This post will illustrate how we can apply different operations (audio transcoding, subtitles selection, video, chapters and fonts passthrough) on multistream MKVs with ffmpeg, while optimizing for multicore systems.

More precisely, here is what we are trying to achieve:

  • transcode the Japanese audio track from a entire anime season, from a superfluously lossless Flac to the more efficient Opus format1
  • shed the useless (to me) English audio track (also in Flac, and 5.1…), as well as the unneeded “Signs-only” subtitle tracks
  • pass-through the video track
  • retain all attachments (fonts, chapters…)
  • preserve file modification times
  • replace the original files with the new ones
  • do all this as fast and efficiently as possible 😎

When starting, I knew how to accomplish this in two steps using two different tools:

  1. Identify and remove the unwanted streams with mkvmerge(source):

    mkvmerge -i *.mkv
    File '01.mkv': container: Matroska
    Track ID 0: video (HEVC/H.265/MPEG-H)
    Track ID 1: audio (Flac)
    Track ID 2: audio (Flac)
    Track ID 3: subtitles (SubStationAlpha)
    Track ID 4: subtitles (SubStationAlpha)
    Track ID 5: subtitles (HDMV PGS)
    Track ID 6: subtitles (HDMV PGS)
    Attachment ID 1: type 'application/', size 30712 bytes, file name 'font.ttf'
    for f in *.mkv; do mkvmerge -o "remuxed/$f" --audio-tracks '!eng' --subtitle-tracks '!4,6' "$f"; done


Here I was able to use !eng because the audio track was labeled as such, but we could achieve the same with numerical index (just as we are doing for subs).
  1. Use ffmpeg to transcode the remaining audio track to Opus, using a generous 192 kbps (96k per audio channel) bitrate and then do the cleanup:

    for f in remuxed/*.mkv; do ffmpeg -i "$f" -map 0 -c copy -c:a libopus -b:a 192k "tmp_$f"; touch -r "$f" "tmp_$f"; mv "tmp_$f" "$f"; done

    Where -map 0 ports over all input streams, -c copy keeps them intact, and -c:a libopus -b:a 192k modulates this by transcoding all audio streams (in our case, the one we kept) to 192k Opus. Finally, touch -r updates our file modtime to reflect the original one, and mv overwrite the source with the modified file (warning: make sure to always test on a copy first, otherwise data loss will incur!).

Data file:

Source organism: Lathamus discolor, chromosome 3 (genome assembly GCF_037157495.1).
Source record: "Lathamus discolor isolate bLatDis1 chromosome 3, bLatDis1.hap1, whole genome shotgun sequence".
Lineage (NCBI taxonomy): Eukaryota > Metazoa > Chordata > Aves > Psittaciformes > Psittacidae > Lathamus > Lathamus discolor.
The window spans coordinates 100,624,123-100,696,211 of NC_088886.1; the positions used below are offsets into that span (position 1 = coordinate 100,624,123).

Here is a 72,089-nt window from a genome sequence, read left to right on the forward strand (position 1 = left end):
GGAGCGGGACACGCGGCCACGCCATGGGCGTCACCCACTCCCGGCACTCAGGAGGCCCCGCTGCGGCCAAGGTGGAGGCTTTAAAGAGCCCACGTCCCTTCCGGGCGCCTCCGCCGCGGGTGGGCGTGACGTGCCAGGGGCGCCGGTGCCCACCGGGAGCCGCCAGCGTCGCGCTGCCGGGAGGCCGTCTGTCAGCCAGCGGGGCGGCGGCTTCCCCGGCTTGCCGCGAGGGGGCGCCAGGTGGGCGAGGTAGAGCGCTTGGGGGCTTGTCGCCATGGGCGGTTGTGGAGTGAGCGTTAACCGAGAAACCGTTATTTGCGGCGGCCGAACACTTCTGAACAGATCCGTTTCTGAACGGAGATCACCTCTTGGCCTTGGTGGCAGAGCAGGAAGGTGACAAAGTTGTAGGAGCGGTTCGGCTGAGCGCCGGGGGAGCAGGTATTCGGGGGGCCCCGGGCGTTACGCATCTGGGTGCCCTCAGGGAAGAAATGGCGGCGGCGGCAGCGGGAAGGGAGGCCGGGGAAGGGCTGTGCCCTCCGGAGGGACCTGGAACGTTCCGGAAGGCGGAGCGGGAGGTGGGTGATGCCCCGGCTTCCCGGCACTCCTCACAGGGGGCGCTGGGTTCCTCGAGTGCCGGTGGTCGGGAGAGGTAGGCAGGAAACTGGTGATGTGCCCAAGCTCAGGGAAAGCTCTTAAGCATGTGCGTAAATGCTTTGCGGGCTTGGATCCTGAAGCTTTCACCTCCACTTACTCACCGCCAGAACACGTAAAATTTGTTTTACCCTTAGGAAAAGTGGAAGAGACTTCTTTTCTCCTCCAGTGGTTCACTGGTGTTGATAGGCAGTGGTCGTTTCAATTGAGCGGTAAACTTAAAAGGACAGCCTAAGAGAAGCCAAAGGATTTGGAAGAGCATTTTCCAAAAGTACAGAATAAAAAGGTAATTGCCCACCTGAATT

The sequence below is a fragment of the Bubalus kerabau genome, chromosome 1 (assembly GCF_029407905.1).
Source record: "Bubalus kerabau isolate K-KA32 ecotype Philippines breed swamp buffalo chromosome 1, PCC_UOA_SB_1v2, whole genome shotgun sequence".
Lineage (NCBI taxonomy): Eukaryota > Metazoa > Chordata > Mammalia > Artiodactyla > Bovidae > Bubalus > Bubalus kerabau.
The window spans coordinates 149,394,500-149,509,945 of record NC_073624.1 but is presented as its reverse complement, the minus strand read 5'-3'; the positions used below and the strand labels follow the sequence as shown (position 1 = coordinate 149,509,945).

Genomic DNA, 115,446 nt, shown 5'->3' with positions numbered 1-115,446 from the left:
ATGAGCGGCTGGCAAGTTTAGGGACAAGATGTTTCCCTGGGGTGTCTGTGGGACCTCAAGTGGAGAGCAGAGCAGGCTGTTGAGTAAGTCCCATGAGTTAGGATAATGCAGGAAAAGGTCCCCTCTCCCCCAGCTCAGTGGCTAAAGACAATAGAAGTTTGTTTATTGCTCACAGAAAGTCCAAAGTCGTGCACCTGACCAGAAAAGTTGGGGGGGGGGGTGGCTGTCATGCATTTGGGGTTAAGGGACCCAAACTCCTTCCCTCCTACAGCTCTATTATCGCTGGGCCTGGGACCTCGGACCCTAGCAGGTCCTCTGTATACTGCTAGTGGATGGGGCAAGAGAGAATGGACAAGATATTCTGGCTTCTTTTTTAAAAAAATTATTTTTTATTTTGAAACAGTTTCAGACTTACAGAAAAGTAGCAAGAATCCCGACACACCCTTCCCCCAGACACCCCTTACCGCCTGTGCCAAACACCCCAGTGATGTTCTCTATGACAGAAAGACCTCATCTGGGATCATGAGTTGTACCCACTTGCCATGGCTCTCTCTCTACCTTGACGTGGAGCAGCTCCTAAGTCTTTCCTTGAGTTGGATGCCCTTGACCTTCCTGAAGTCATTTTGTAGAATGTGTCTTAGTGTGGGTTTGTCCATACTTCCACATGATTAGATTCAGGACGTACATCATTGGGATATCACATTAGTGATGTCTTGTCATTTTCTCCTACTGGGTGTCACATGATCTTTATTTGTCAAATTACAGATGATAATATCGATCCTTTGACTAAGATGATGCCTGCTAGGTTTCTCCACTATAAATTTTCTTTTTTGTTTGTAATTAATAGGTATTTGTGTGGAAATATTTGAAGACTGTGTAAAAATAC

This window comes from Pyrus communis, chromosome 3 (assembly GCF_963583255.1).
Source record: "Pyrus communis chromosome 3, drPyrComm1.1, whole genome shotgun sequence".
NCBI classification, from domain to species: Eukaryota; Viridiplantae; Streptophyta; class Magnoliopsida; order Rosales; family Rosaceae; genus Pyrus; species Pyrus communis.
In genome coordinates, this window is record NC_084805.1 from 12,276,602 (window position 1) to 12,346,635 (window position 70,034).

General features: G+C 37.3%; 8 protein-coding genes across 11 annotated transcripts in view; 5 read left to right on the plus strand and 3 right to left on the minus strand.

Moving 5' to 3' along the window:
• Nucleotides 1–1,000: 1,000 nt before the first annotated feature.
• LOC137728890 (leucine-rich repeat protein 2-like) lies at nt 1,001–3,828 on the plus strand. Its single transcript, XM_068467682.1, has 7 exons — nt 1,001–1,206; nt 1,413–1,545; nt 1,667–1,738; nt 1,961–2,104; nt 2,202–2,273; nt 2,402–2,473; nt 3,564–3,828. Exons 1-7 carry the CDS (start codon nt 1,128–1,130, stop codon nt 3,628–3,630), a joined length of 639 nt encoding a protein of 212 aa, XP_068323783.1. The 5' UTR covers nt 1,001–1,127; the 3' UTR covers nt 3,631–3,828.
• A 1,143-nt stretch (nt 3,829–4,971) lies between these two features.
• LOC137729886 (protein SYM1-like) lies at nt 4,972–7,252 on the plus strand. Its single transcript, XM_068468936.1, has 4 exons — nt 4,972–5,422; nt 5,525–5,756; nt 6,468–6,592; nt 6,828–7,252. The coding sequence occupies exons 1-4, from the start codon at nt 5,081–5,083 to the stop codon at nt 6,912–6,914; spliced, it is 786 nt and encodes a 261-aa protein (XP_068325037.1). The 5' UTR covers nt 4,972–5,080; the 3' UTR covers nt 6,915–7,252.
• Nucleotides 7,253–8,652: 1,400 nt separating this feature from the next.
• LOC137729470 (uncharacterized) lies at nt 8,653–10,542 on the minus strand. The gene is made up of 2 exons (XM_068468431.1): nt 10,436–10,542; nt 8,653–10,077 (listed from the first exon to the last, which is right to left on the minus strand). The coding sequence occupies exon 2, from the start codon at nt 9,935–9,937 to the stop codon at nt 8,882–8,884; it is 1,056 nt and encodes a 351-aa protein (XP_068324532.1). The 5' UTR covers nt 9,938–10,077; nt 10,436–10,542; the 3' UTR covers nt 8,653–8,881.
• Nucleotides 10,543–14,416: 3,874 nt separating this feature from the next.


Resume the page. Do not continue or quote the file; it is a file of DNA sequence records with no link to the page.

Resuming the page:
From there it was rather easy to merge it all in one fell for loop:

for f in *.mkv; do \
    mkvmerge -o "tmp_$f" --audio-tracks '!eng' --subtitle-tracks '!4,6' "$f"; \
    ffmpeg -i "tmp_$f" -map 0 -c copy -c:a libopus -b:a 192k "tmp2_$f"; \
    touch -r "$f" "tmp2_$f"; \
    mv "tmp2_$f" "$f"; \
    rm "tmp_$f"; \

However, now the next step was to get rid of the superfluous mkvmerge and do it all with the Ever Almighty Multimedia Swiss-Army Knife®, ffmpeg. For that I had to dig quite a bit, but here is the result:

for f in *.mkv; do ffmpeg -i "$f" -map 0 -map -0:a:1 -map -0:s:1 -map -0:s:3 -c copy -c:a libopus -b:a 192k "tmp_$f"; touch -r "$f" "tmp_$f"; mv "tmp_$f" "$f"; done

As before we first select all streams via -map 0, then make use of negative mapping (notice the minus sign at the front of the subsequent -map values) to get rid of the unwanted tracks (second audio track, second and fourth sub tracks… Beware, this time we are using ffmpeg’s indexes/IDs which are relative to the category and 0-indexed). Then it is as before, we copy all remaining streams without changing them (-c copy) except audio ones which are transcoded to Opus.

Now this is all well and dandy, but this command runs sequentially, iterating over each file while queuing up the others, disregarding our multicore CPU architecture and thus slowing down the process. How can we run all this concurrently, dispatching a job to each CPU thread?

GNU Parallel2 to the rescue!

parallel ffmpeg -i {} -map 0 -map -0:a:1 -map -0:s:1 -map -0:s:3 -c copy -c:a libopus -b:a 192k tmp_{}';' touch -r {} tmp_{}';' mv tmp_{} {} ::: *.mkv


Of course, overall time will also depend on your storage read/write speeds…

Et voilà, that’s how you efficiently and stylishly reduce a bloated 10.9GB series to a lean and mean 4.8GB one. Great success! 👍👏🤗

  1. See Why you should never use FLAC (for that use case that is) ↩︎

  2. See this Unix SE answer for why Parallel is superior to Xargs in this matter. ↩︎